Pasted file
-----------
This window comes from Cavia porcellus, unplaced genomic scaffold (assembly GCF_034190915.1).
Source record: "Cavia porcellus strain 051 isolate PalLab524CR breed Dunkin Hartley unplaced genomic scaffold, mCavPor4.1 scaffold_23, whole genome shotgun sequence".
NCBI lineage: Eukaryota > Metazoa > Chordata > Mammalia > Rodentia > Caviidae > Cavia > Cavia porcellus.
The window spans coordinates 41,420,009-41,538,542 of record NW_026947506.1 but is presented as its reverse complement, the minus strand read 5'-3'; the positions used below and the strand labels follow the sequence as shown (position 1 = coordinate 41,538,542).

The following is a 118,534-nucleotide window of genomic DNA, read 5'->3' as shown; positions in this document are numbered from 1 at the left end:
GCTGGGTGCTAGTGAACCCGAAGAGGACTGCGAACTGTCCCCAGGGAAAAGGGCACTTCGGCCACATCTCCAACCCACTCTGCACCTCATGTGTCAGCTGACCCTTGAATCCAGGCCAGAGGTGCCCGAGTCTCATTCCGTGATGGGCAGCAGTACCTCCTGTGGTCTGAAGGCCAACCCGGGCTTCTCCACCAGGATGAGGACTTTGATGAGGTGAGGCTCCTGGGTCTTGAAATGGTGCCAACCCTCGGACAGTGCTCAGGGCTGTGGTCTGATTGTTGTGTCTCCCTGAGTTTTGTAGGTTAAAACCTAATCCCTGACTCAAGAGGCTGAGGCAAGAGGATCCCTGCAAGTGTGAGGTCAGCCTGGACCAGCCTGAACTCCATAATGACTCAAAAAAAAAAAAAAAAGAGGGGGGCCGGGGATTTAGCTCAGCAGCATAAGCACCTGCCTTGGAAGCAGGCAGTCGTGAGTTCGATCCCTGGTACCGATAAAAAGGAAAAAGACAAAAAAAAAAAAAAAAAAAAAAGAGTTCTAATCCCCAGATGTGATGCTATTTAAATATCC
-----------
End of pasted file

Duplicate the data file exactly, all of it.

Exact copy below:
This window comes from Cavia porcellus, unplaced genomic scaffold (assembly GCF_034190915.1).
Source record: "Cavia porcellus strain 051 isolate PalLab524CR breed Dunkin Hartley unplaced genomic scaffold, mCavPor4.1 scaffold_23, whole genome shotgun sequence".
NCBI lineage: Eukaryota > Metazoa > Chordata > Mammalia > Rodentia > Caviidae > Cavia > Cavia porcellus.
The window spans coordinates 41,420,009-41,538,542 of record NW_026947506.1 but is presented as its reverse complement, the minus strand read 5'-3'; the positions used below and the strand labels follow the sequence as shown (position 1 = coordinate 41,538,542).

The following is a 118,534-nucleotide window of genomic DNA, read 5'->3' as shown; positions in this document are numbered from 1 at the left end:
GCTGGGTGCTAGTGAACCCGAAGAGGACTGCGAACTGTCCCCAGGGAAAAGGGCACTTCGGCCACATCTCCAACCCACTCTGCACCTCATGTGTCAGCTGACCCTTGAATCCAGGCCAGAGGTGCCCGAGTCTCATTCCGTGATGGGCAGCAGTACCTCCTGTGGTCTGAAGGCCAACCCGGGCTTCTCCACCAGGATGAGGACTTTGATGAGGTGAGGCTCCTGGGTCTTGAAATGGTGCCAACCCTCGGACAGTGCTCAGGGCTGTGGTCTGATTGTTGTGTCTCCCTGAGTTTTGTAGGTTAAAACCTAATCCCTGACTCAAGAGGCTGAGGCAAGAGGATCCCTGCAAGTGTGAGGTCAGCCTGGACCAGCCTGAACTCCATAATGACTCAAAAAAAAAAAAAAAAGAGGGGGGCCGGGGATTTAGCTCAGCAGCATAAGCACCTGCCTTGGAAGCAGGCAGTCGTGAGTTCGATCCCTGGTACCGATAAAAAGGAAAAAGACAAAAAAAAAAAAAAAAAAAAAAGAGTTCTAATCCCCAGATGTGATGCTATTTAAATATCC